Search tips
Search criteria

Results 1-5 (5)

Clipboard (0)

Select a Filter Below

more »
Year of Publication
Document Types
1.  Genetic determinants in the development of sensitization to environmental allergens in early childhood 
Sensitization to environmental allergens remains one of the strongest risk factors for asthma, and there is likely a genetic basis. We sought to identify genetic determinants for the development of allergic sensitization to environmental allergens, particularly cockroach allergen, in early childhood. A total of 631 children with the information about genotypic data on 895 single nucleotide polymorphisms (SNPs) in 179 candidate genes were selected from an existing dataset (Boston Birth Cohort). Genetic analysis was performed for allergic sensitizations among all subjects and sub-population, Black/African, respectively. Eight SNPs in seven genes showed significant association with allergic sensitization with P < 0.05, including two top SNPs, rs7851969 in JAK2 (P = 0.003) and rs11739089 in CNOT6 (P = 0.008). When analyses were specifically performed for cockroach sensitization, 16 SNPs in 13 genes showed P < 0.05, including five genes with SNPs at P < 0.01 (JAK1, JAK3, IL5RA, FCER1A, and ADAM33). Particularly, haplotype analyses demonstrated that multiple-haplotypes in FCER1A were significantly associated with cockroach sensitization with the strongest association for a 2-marker haplotype (rs6665683T-rs12136904T, P = 0.001). Furthermore, SNP rs6665683 was marginally associated with the levels of cockroach allergen specific IgE. When a similar analysis was performed for house dust mite, four SNPs in three genes (JAK2, MAML1, and NOD1) had P < 0.01. Of these, JAK2 appeared to be an only gene showing association across the sensitizations we analyzed. Some of findings were further validated when analysis was limited to black population. Our study identified several loci that may confer the susceptibility to allergic sensitization, and suggested that sensitization to allergens may depend on their unique loci.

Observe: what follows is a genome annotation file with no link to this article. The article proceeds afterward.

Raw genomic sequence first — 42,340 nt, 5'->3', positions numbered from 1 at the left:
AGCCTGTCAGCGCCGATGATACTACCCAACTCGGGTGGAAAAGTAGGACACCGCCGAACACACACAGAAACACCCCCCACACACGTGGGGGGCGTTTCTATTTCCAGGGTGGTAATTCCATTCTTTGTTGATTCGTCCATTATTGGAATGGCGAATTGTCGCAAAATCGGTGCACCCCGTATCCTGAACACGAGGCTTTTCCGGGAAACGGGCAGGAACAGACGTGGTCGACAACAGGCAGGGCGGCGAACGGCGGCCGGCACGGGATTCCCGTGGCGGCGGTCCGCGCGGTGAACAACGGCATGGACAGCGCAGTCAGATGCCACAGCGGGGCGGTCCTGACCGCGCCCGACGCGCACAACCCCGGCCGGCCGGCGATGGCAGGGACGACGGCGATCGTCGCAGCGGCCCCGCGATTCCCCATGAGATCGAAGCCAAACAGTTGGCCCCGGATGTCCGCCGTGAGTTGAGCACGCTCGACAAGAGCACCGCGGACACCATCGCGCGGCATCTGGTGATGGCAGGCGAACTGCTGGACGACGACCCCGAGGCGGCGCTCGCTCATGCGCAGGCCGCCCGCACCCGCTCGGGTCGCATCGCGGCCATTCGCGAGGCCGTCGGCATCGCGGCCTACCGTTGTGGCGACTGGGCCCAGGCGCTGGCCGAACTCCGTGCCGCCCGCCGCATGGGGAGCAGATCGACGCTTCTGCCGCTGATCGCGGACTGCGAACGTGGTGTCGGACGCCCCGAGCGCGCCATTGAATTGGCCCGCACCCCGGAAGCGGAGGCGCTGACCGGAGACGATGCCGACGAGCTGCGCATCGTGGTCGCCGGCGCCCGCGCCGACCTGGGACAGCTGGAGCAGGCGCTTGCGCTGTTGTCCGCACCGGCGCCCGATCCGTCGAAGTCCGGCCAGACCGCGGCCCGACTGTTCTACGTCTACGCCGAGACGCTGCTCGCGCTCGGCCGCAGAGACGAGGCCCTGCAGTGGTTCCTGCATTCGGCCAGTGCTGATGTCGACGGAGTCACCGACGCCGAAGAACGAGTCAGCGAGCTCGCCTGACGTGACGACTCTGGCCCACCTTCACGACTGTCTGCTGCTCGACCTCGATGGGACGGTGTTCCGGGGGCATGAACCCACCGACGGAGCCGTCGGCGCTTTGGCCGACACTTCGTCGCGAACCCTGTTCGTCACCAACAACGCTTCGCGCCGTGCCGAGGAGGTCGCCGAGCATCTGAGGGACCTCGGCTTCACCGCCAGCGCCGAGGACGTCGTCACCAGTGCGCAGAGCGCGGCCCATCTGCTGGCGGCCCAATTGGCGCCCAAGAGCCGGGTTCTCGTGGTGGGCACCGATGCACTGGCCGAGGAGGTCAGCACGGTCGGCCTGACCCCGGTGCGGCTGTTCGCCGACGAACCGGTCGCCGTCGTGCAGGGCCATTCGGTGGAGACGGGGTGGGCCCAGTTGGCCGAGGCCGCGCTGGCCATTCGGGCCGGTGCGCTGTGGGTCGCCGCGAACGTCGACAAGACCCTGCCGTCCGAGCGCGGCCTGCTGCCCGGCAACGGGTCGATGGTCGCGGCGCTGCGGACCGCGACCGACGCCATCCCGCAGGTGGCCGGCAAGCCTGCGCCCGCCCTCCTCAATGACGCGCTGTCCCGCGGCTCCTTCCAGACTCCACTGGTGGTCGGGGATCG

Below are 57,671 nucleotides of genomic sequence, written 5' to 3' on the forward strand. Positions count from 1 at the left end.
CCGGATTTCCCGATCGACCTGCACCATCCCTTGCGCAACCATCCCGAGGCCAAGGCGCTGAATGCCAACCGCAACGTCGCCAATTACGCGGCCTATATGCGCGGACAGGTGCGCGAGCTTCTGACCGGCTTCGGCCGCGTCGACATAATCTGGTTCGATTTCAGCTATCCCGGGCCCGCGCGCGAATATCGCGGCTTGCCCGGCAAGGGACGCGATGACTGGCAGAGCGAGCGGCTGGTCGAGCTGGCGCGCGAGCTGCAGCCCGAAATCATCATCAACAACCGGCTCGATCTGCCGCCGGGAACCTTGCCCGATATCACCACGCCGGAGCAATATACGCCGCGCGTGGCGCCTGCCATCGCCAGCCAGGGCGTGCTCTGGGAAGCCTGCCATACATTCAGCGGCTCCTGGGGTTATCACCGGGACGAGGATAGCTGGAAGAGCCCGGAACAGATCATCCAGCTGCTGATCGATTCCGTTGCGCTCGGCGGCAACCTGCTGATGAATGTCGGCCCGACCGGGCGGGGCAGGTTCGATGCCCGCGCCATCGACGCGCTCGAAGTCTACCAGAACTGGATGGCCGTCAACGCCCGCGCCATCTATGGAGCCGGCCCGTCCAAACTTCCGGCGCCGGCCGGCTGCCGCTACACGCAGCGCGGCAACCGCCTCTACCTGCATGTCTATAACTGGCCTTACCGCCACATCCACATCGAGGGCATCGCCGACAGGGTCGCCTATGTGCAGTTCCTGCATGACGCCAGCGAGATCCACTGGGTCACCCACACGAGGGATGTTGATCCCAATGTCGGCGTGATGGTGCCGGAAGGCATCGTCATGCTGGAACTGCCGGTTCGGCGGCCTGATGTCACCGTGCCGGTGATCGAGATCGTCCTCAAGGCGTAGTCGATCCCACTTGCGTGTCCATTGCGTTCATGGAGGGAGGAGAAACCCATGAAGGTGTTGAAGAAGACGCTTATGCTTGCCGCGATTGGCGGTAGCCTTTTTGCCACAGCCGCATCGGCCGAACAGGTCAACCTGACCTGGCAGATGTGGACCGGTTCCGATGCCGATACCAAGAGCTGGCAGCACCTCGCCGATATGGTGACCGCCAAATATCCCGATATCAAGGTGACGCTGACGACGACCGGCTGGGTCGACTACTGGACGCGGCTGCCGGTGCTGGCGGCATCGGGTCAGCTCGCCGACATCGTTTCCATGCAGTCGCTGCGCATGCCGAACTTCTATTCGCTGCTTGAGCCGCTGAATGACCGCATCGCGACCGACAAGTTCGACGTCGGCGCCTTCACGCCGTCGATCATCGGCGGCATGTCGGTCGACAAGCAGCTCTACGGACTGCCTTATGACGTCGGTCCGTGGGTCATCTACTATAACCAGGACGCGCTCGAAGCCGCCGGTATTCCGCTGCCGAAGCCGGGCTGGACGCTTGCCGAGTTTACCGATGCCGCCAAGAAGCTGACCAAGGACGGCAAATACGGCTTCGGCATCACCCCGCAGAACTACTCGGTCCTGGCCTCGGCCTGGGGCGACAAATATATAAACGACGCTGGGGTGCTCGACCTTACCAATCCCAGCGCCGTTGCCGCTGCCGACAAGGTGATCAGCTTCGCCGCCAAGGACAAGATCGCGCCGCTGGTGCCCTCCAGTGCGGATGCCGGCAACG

PMCID: PMC4257764  PMID: 25505553
Asthma; allergic sensitization; cockroach sensitization; house dust mites; single nucleotide polymorphisms
2.  ADAM Metallopeptidase Domain 33 (ADAM33): A Promising Target for Asthma 
Mediators of Inflammation  2014;2014:572025.
Over the last few years, a significant progress has been made in understanding the role of a disintegrin and metalloproteinase 33 (ADAM33) in asthma. The previous observations for the association with asthma have been replicated in over 33 different population samples worldwide. We and others have performed association analysis and meta-analysis and provided further evidence that several polymorphisms in the ADAM33 are risk factors for asthma, especially in the Asian population. Further, several studies have suggested that alterations in epigenetic marks alter the patterns of DNA methylation of ADAM33 and result in potentially adverse biological effects. Finally, while the biological activities of ADAM33 are as yet unknown, ADAM33 may play a possible role in airway remodeling because of its high expression in epithelium, myo/fibroblasts, and airway smooth muscle cells (ASMCs) and its role in promoting angiogenesis and stimulating cell proliferation and differentiation. Thus, ADAM33 represents a promising target for asthma. However, further investigations are clearly needed to discover functional ADAM33 gene polymorphisms and the role of genetic/epigenetic factors in conferring genetic susceptibility to environmental exposure induced asthma as well as biological function in asthma. This, in turn, will unlock the possibility of ADAM33 as a target for asthma therapy.
PMCID: PMC4003756  PMID: 24817794
3.  Aryl Hydrocarbon Receptor (AhR) Modulates Cockroach Allergen-Induced Immune Responses through Active TGFβ1 Release 
Mediators of Inflammation  2014;2014:591479.